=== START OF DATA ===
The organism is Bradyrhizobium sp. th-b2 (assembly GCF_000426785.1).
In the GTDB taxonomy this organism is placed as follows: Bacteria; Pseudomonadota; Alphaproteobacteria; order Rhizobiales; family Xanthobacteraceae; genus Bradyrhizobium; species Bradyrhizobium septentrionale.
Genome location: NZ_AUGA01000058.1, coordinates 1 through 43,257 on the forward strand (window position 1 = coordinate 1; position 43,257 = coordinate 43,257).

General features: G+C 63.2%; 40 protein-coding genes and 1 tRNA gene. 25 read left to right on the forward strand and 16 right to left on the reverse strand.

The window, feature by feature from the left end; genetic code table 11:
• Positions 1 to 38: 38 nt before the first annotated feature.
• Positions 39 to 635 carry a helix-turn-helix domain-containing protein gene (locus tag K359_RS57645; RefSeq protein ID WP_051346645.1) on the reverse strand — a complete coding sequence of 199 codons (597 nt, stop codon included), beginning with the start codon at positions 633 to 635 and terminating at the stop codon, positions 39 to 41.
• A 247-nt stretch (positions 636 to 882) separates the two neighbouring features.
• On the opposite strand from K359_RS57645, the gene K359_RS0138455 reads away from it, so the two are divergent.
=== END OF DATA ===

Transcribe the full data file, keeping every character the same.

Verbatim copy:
The organism is Bradyrhizobium sp. th-b2 (assembly GCF_000426785.1).
In the GTDB taxonomy this organism is placed as follows: Bacteria; Pseudomonadota; Alphaproteobacteria; order Rhizobiales; family Xanthobacteraceae; genus Bradyrhizobium; species Bradyrhizobium septentrionale.
Genome location: NZ_AUGA01000058.1, coordinates 1 through 43,257 on the forward strand (window position 1 = coordinate 1; position 43,257 = coordinate 43,257).

General features: G+C 63.2%; 40 protein-coding genes and 1 tRNA gene. 25 read left to right on the forward strand and 16 right to left on the reverse strand.

The window, feature by feature from the left end; genetic code table 11:
• Positions 1 to 38: 38 nt before the first annotated feature.
• Positions 39 to 635 carry a helix-turn-helix domain-containing protein gene (locus tag K359_RS57645; RefSeq protein ID WP_051346645.1) on the reverse strand — a complete coding sequence of 199 codons (597 nt, stop codon included), beginning with the start codon at positions 633 to 635 and terminating at the stop codon, positions 39 to 41.
• A 247-nt stretch (positions 636 to 882) separates the two neighbouring features.
• On the opposite strand from K359_RS57645, the gene K359_RS0138455 reads away from it, so the two are divergent.